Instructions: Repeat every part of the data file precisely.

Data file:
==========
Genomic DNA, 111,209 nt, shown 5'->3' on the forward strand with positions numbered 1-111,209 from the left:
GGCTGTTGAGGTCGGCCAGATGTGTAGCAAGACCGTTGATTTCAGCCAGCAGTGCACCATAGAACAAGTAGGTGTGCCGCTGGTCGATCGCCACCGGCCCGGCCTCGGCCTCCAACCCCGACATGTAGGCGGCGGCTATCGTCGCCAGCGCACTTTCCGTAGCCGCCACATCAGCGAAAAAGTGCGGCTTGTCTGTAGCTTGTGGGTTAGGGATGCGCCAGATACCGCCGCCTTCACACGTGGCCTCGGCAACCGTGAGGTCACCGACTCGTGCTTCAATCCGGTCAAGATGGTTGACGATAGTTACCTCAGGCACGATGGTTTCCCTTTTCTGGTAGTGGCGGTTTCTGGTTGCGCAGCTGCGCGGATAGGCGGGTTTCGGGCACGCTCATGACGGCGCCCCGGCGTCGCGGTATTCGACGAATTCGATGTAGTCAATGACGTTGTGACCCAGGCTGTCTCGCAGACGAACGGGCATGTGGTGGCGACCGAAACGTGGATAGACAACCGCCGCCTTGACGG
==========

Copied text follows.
Genomic DNA, 111,209 nt, shown 5'->3' on the forward strand with positions numbered 1-111,209 from the left:
GGCTGTTGAGGTCGGCCAGATGTGTAGCAAGACCGTTGATTTCAGCCAGCAGTGCACCATAGAACAAGTAGGTGTGCCGCTGGTCGATCGCCACCGGCCCGGCCTCGGCCTCCAACCCCGACATGTAGGCGGCGGCTATCGTCGCCAGCGCACTTTCCGTAGCCGCCACATCAGCGAAAAAGTGCGGCTTGTCTGTAGCTTGTGGGTTAGGGATGCGCCAGATACCGCCGCCTTCACACGTGGCCTCGGCAACCGTGAGGTCACCGACTCGTGCTTCAATCCGGTCAAGATGGTTGACGATAGTTACCTCAGGCACGATGGTTTCCCTTTTCTGGTAGTGGCGGTTTCTGGTTGCGCAGCTGCGCGGATAGGCGGGTTTCGGGCACGCTCATGACGGCGCCCCGGCGTCGCGGTATTCGACGAATTCGATGTAGTCAATGACGTTGTGACCCAGGCTGTCTCGCAGACGAACGGGCATGTGGTGGCGACCGAAACGTGGATAGACAACCGCCGCCTTGACGG